As you can probably imagine, someone who has achieved the level of coaching success that I have is not without enemies:

The Piccolo Player’s Parents

I guess this one technically qualifies as “former” enemies, since they are now some of my biggest fans. Nevertheless, once an enemy, you stay on the enemies list for life, even if I come to like you. 

The Piccolo Player’s parents (for more on the Piccolo Player, visit “The Players” page) encouraged their son to play football because they thought he could benefit from a team sport. The mother is a literature professor at a local college, and the father is the high school choral director. They initially hated me, believing the coaching staff’s treatment of their son was appalling and that my entire approach to youth football was misguided. However, as their son began to succeed, they became big fans of mine. They eventually gave me Lannister Sigil cufflinks and invited me to accompany them to a screening of “An Inconvenient Sequel.”

The Piccolo Players’ parents are very different from most residents in this more conservative area. They are both academic types and products of Northeastern liberal arts colleges, with the mother having attended Sarah Lawrence and the father having attended Vassar. They are politically liberal, and the mother chaired the local Bernie Sanders primary campaign. She wept when he lost. They both are socially awkward, although not shy and extremely talkative. They know virtually nothing about sports and initially were traumatized by how seriously the coaches and some of the other parents take it.

The Piccolo Player’s parents are in their early 40’s. They both dress like typical unstylish professors.  The mother has longer unkempt hair, glasses that appear to have gone out of style 30 years ago, and wears crocs. The father is out of shape, although not obese, and almost always wears an ill-fitting button up shirt, pleated khakis, and black socks with sandals.  

The Associate Pastor

The Associate Pastor is the father of one of the kids that I drafted for my youth football team in 2018. He is an associate pastor at a local church. 

We hated each other immediately, as we frequently clashed over my coaching staff’s profanity, religious irreverence, and implementation of principles that are abhorrent to the Associate Pastor’s world view. He says “Brother” a lot when addressing people, and I’ve had to shoo him away from players he was “witnessing” to. He’s also a first-rate hypocrite, in my view. The guy yaps all day long about trusting Jesus, but then he refused to let his son practice in a modest rainstorm when I scheduled a special Hurricane Irma practice. Despite having all genetic odds stacked against him, the Associate Pastor’s son turned out to be a good player.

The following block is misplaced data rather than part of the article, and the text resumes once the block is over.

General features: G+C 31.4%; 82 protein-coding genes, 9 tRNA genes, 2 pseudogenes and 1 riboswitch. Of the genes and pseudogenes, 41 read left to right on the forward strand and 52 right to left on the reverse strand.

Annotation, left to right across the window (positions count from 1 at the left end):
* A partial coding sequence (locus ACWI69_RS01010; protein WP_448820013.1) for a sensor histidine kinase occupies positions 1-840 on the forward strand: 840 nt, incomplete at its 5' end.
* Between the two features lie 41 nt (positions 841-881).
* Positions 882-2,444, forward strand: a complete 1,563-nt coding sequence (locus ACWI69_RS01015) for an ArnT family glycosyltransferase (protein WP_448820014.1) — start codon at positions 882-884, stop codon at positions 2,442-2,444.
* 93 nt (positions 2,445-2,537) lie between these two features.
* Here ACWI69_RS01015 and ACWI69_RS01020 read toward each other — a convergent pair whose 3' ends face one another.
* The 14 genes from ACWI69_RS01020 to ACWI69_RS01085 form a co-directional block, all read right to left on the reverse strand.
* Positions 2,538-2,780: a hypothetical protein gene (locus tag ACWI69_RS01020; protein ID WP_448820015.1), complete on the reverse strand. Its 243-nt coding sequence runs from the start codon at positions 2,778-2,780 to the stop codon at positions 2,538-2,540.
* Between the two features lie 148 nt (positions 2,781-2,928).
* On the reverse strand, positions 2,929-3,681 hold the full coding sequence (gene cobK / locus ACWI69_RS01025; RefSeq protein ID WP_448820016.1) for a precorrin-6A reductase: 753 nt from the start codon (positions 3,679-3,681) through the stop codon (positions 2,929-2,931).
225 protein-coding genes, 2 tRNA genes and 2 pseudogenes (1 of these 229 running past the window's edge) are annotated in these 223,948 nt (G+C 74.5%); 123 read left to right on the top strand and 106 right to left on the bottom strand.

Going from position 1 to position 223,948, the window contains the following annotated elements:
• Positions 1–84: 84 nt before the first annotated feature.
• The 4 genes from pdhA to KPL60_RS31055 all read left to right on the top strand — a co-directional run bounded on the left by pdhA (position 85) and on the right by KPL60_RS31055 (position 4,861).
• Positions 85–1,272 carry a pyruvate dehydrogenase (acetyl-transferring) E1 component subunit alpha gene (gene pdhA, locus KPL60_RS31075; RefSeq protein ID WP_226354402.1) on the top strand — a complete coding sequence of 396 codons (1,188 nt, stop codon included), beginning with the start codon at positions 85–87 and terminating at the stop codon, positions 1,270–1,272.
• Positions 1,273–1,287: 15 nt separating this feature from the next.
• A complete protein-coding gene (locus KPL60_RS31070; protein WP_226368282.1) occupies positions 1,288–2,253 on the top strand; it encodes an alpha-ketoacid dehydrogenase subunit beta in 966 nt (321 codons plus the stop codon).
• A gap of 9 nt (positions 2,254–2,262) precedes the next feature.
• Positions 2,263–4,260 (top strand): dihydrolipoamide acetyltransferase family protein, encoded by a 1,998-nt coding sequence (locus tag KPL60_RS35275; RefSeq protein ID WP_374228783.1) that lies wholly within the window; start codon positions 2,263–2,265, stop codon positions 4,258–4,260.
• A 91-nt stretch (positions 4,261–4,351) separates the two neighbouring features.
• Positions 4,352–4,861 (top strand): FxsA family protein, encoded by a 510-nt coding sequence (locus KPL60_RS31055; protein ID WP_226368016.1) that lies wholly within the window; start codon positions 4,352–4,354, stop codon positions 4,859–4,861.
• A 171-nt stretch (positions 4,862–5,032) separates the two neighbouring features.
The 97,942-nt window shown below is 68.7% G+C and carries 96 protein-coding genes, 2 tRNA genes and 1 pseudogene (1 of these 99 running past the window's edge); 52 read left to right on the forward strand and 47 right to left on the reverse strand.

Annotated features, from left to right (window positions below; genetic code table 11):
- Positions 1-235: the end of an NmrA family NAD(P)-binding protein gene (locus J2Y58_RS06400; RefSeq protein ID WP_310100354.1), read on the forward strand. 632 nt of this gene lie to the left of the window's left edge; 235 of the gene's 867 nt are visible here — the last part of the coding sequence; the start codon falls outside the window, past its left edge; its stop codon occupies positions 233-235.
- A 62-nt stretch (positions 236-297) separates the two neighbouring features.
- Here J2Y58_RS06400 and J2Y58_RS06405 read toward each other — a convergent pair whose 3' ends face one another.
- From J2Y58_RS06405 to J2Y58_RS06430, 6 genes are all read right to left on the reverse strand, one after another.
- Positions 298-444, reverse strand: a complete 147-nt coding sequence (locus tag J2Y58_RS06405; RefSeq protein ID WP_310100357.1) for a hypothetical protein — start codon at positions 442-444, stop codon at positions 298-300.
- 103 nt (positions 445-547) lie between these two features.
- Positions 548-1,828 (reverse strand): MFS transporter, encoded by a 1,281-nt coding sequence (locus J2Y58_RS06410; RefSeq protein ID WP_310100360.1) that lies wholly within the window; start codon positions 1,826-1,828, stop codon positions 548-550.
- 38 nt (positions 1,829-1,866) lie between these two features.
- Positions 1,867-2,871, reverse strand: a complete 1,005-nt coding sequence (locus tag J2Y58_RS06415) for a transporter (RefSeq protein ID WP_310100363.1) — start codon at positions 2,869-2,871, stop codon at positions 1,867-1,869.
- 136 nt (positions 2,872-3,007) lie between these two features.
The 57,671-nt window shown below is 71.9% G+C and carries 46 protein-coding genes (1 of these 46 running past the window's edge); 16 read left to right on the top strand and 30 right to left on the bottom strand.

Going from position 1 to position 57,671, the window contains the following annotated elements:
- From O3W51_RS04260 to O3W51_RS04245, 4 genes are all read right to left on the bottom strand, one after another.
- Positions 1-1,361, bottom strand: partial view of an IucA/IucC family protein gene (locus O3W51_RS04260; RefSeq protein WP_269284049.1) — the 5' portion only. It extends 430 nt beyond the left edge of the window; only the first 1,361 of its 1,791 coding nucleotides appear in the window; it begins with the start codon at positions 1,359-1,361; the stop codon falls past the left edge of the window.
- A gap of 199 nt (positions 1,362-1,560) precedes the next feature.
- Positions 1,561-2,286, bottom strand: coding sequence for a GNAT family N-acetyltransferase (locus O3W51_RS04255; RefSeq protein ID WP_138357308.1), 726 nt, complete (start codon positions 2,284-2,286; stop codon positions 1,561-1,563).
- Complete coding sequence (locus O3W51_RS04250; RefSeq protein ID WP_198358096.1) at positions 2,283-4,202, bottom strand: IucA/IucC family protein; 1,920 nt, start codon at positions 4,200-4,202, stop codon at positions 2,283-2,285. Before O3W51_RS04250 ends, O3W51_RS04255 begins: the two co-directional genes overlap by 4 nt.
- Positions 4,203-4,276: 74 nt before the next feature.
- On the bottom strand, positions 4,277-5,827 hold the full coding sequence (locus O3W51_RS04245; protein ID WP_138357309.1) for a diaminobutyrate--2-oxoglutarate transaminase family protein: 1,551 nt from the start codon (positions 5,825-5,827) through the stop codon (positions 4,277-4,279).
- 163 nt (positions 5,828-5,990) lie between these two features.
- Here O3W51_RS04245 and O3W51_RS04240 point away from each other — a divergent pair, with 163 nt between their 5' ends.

The associate pastor is in his late ‘30s, on the shorter side, and dumpy. He honestly looks like someone you’d have seen on that “To Catch a Predator” series that aired in the 2000’s. He always wears a button-up short sleeve shirt tucked into cargo shorts, Jerusalem sandals, and a fanny pack. 

“David Letterman”

My biggest coaching rival is someone I went to HS with. We called him “David Letterman,” because he’s one of those guys that only played senior year (exclusively on special teams, mind you) just to get a letter jacket. He despises me, my DC, and my offensive assistant because we were all legitimate three-year lettermen. Back in 2013, I had a brief stint as his secondary coach that ended after we got into a shouting match about defensive schemes at a funeral home visitation service for one of our player’s grandfathers. His team is our biggest competition for league domination. I require all of our players to refer to him as “Coach Letterman,” which makes him furious. He sells vacuum cleaners for a living. 

The Assistant to the League Director

The assistant to the league director for the youth football league is a frail loser who also went to my high school. He hates me because I once gave him an atomic wedgie in the lunchroom in front of nearly the entire school and made fun of him for taking AP classes. And, of course, he never lettered in shit. Ever since I started coaching my youth football team, he has devoted much of his time to trying to thwart my strategic advantages as payback for past humiliations. He is the reason I ultimately hired my cousin the workers comp attorney to act as the team’s legal counsel. He graduated from the University of South Carolina with a philosophy degree and now works in the photo department of a local drugstore. He is a huge Gamecocks fan so I always bark at him whenever I see him. The outlet for his personal frustrations is an online message board for photo developers, which he angrily moderates, wielding his authority like the dictator of some long-forgotten Soviet republic. 

More to come . . .